Chinese VC firm Bright Capital raises almost $140m for dual-currency fund series

Chinese VC firm Bright Capital raises almost $140m for dual-currency fund series

Photo: Eric Prouzet/Unsplash

Chinese venture capital (VC) firm Bright Capital has held the final closing of a new US dollar fund, bringing the total capital commitments for its third dual-currency fund series to 1 billion yuan ($139.3 million), it announced on Wednesday.

With the dry powder, Shenzhen-headquartered Bright Capital plans to double down on early-stage investments in the consumption and technology sectors where it has built a portfolio of over 50 companies, it said in a WeChat post.

The firm said that the latest USD- and RMB-denominated funds received commitments from funds of funds (FOFs), government-led funds, industry investment platforms, and entrepreneurs at home and abroad.

At 1 billion yuan, the latest fundraising size was on par with the firm’s second fund series. Its debut dual-currency funds closed 500 million yuan ($69.6 million) in total, according to the company’s official website.

Bright Capital was founded in 2016 by Alice Luo and Wu Xiaofeng, ex-partners at NewMargin Ventures, one of China’s earliest VC companies with a history dating back to 1999.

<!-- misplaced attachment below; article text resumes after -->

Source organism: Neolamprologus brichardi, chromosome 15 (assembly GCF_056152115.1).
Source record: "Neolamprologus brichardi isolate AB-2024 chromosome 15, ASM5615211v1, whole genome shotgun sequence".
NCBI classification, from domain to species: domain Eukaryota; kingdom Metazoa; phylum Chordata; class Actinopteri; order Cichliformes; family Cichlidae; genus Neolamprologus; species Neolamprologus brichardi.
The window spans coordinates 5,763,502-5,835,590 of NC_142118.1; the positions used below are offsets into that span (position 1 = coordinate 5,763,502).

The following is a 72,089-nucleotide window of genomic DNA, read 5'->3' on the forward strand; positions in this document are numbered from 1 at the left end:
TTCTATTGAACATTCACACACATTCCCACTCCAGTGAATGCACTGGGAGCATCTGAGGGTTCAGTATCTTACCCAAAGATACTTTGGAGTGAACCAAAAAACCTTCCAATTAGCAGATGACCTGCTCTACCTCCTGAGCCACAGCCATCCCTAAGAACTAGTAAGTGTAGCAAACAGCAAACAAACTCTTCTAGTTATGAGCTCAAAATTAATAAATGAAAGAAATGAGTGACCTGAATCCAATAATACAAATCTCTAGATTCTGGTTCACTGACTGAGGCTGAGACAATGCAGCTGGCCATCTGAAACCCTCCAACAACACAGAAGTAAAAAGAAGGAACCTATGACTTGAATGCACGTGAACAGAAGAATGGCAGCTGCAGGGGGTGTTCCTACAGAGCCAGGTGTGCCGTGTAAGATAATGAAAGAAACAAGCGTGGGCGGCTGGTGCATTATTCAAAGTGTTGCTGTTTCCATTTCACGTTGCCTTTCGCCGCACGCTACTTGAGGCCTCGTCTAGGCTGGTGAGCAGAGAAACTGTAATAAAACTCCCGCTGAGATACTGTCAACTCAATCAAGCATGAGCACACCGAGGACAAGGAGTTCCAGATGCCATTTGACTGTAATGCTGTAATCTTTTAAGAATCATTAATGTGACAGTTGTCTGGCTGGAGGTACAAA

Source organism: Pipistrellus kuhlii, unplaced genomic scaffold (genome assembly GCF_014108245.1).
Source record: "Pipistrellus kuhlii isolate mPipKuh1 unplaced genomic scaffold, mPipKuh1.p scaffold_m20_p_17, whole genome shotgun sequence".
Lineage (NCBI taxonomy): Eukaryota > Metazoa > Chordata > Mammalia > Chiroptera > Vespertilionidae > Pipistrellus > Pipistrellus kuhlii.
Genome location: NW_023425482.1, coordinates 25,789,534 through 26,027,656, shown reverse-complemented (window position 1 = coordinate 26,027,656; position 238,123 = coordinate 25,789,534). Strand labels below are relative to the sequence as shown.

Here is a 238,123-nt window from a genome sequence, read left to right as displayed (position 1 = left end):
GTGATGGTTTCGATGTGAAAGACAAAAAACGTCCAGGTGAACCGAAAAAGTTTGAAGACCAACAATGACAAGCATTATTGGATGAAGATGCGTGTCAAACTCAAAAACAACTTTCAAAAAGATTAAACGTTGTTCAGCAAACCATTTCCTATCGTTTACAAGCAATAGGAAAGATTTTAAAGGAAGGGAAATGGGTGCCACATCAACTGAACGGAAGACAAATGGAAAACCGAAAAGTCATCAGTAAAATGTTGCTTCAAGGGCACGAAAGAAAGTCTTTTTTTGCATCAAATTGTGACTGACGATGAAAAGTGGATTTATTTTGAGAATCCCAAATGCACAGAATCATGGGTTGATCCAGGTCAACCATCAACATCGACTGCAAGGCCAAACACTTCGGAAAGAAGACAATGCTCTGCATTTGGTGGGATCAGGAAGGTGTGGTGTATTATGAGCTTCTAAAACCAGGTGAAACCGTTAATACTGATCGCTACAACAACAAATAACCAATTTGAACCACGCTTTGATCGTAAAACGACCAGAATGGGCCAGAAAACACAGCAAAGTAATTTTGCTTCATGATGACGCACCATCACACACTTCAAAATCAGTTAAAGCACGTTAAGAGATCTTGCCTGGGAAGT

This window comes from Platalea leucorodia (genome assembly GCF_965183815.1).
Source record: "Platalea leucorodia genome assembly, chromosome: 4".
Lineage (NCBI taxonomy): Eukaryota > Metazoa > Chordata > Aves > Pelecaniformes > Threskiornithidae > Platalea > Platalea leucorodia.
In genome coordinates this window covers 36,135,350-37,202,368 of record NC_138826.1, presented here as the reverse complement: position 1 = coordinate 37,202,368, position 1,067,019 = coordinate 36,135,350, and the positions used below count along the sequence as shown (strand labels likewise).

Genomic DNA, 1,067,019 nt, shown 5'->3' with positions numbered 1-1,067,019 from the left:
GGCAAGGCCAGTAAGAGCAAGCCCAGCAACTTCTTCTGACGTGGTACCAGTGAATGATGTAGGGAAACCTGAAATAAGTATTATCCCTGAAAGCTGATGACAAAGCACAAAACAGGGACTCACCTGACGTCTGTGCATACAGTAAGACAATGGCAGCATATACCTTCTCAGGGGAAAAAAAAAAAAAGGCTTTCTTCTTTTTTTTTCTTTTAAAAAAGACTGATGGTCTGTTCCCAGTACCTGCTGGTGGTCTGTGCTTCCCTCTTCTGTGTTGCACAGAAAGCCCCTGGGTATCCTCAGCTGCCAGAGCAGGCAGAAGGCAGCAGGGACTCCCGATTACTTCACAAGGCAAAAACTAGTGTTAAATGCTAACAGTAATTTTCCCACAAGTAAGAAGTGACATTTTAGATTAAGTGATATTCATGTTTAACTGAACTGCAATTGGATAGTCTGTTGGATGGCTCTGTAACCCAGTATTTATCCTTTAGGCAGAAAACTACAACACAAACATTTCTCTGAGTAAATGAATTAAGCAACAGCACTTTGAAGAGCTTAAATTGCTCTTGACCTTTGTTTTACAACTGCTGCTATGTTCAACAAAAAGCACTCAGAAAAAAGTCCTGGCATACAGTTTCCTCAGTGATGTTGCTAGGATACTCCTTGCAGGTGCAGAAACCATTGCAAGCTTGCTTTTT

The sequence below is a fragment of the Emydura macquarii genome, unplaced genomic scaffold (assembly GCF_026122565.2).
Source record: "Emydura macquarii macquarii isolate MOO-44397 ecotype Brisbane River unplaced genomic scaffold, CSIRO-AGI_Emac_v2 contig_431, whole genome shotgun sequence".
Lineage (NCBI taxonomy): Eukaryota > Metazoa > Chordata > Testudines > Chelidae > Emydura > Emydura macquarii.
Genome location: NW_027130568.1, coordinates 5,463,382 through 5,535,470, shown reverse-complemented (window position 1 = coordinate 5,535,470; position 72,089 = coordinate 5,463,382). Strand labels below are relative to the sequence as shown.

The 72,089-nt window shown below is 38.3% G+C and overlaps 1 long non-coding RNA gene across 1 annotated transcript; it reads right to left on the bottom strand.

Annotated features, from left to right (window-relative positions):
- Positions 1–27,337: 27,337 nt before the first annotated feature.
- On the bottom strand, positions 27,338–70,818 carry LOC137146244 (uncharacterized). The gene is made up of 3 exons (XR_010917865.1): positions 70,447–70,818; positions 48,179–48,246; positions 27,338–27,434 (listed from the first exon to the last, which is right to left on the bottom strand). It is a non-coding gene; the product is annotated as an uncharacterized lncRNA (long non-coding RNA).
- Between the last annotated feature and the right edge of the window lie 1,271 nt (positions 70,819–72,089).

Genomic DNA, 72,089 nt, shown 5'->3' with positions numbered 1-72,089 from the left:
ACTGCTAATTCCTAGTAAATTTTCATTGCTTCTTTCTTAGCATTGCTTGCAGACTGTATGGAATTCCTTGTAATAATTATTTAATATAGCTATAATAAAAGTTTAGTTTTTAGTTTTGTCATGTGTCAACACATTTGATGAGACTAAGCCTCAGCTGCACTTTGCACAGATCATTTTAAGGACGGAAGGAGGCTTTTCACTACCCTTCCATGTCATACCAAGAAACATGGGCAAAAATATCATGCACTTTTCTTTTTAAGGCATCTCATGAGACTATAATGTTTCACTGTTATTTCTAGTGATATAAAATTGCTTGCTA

The founding partners led Bright Capital’s investments in Ximalaya, China’s biggest podcasting platform, and online-to-offline (O2O) retail business KK Group, as well as a range of smaller startups such as cross-border e-commerce platform Youkeshu, fitness technology firm Yunmai, and Leyaoyao, which sells offline self-service products like shared washing machines and massage chairs.

Ximalaya and KK Group are arguably Bright Capital’s two most mature investee firms with potential exits in sight. But the current capital markets downturn has hindered their listing plans.

Ximalaya, whose backers also include Tencent, Baidu, and Sony Music Entertainment, is said to have pushed back its plan for an initial public offering (IPO) in Hong Kong amid market volatility, according to a Bloomberg report in June.

In May, the KK Group also saw its Hong Kong IPO application lapse — six months after it had filed with the stock exchange. The startup reportedly reached a valuation of $3 billion in mid-2021 after raising $300 million from Chinese e-commerce giant

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